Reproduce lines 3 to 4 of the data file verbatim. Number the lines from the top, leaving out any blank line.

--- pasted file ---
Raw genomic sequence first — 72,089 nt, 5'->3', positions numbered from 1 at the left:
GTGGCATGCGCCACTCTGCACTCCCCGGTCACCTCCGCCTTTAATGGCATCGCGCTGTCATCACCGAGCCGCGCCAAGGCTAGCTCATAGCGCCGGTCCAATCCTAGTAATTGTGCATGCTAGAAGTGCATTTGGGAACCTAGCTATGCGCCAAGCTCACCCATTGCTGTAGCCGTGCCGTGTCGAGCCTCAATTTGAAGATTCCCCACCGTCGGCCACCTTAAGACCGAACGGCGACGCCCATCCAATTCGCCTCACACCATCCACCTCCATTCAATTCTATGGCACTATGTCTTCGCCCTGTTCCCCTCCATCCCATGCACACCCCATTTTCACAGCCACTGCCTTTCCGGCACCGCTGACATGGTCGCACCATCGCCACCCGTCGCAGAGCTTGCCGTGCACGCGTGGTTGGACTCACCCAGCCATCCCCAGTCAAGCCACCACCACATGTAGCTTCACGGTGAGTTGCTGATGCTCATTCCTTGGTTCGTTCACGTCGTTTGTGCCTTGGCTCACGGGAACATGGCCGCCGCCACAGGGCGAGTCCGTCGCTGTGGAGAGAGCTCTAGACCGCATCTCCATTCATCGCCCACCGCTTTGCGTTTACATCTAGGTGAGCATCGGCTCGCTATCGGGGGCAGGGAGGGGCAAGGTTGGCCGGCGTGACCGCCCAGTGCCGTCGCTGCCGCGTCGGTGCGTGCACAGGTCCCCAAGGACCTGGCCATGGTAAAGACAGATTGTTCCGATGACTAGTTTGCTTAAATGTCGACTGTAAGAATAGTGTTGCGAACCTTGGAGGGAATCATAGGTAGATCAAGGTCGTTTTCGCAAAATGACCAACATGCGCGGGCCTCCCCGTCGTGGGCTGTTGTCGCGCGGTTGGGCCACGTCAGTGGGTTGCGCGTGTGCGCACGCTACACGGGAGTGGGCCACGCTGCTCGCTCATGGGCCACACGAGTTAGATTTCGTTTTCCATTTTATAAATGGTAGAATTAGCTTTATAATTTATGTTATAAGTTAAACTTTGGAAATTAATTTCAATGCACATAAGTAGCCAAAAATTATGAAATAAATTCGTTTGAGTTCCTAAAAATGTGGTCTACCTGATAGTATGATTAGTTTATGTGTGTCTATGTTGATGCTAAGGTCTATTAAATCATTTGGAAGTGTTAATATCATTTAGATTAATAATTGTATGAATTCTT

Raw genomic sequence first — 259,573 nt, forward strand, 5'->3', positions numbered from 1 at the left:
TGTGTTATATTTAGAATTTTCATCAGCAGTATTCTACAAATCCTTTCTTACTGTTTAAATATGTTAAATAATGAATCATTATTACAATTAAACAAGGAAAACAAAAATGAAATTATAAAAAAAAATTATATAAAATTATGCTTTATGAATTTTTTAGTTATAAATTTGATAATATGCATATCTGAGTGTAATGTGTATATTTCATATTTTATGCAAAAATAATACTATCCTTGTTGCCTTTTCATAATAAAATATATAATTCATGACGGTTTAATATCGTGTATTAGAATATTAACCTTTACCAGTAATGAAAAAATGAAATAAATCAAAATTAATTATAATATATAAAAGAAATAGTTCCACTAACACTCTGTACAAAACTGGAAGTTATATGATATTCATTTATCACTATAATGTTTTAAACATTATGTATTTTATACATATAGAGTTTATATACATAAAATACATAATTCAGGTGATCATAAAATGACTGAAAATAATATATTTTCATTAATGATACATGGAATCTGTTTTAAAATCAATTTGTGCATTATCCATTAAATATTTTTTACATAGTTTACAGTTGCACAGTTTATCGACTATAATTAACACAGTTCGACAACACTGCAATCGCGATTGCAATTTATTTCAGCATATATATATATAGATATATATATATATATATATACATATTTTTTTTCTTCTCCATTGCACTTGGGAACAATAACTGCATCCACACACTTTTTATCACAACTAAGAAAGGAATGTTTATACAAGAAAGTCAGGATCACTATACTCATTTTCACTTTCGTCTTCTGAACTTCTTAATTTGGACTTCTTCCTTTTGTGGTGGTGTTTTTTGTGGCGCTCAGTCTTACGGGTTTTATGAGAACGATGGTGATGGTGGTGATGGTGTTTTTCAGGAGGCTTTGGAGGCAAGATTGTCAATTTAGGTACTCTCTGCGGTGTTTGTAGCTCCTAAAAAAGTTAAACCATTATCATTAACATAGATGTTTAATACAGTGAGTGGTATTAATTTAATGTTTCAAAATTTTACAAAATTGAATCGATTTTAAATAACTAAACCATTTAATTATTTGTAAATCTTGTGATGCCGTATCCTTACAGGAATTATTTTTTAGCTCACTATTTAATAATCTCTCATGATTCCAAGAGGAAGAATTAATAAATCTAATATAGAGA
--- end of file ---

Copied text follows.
Raw genomic sequence first — 259,573 nt, forward strand, 5'->3', positions numbered from 1 at the left:
TGTGTTATATTTAGAATTTTCATCAGCAGTATTCTACAAATCCTTTCTTACTGTTTAAATATGTTAAATAATGAATCATTATTACAATTAAACAAGGAAAACAAAAATGAAATTATAAAAAAAAATTATATAAAATTATGCTTTATGAATTTTTTAGTTATAAATTTGATAATATGCATATCTGAGTGTAATGTGTATATTTCATATTTTATGCAAAAATAATACTATCCTTGTTGCCTTTTCATAATAAAATATATAATTCATGACGGTTTAATATCGTGTATTAGAATATTAACCTTTACCAGTAATGAAAAAATGAAATAAATCAAAATTAATTATAATATATAAAAGAAATAGTTCCACTAACACTCTGTACAAAACTGGAAGTTATATGATATTCATTTATCACTATAATGTTTTAAACATTATGTATTTTATACATATAGAGTTTATATACATAAAATACATAATTCAGGTGATCATAAAATGACTGAAAATAATATATTTTCATTAATGATACATGGAATCTGTTTTAAAATCAATTTGTGCATTATCCATTAAATATTTTTTACATAGTTTACAGTTGCACAGTTTATCGACTATAATTAACACAGTTCGACAACACTGCAATCGCGATTGCAATTTATTTCAGCATATATATATATAGATATATATATATATATATATACATATTTTTTTTCTTCTCCATTGCACTTGGGAACAATAACTGCATCCACACACTTTTTATCACAACTAAGAAAGGAATGTTTATACAAGAAAGTCAGGATCACTATACTCATTTTCACTTTCGTCTTCTGAACTTCTTAATTTGGACTTCTTCCTTTTGTGGTGGTGTTTTTTGTGGCGCTCAGTCTTACGGGTTTTATGAGAACGATGGTGATGGTGGTGATGGTGTTTTTCAGGAGGCTTTGGAGGCAAGATTGTCAATTTAGGTACTCTCTGCGGTGTTTGTAGCTCCTAAAAAAGTTAAACCATTATCATTAACATAGATGTTTAATACAGTGAGTGGTATTAATTTAATGTTTCAAAATTTTACAAAATTGAATCGATTTTAAATAACTAAACCATTTAATTATTTGTAAATCTTGTGATGCCGTATCCTTACAGGAATTATTTTTTAGCTCACTATTTAATAATCTCTCATGATTCCAAGAGGAAGAATTAATAAATCTAATATAGAGA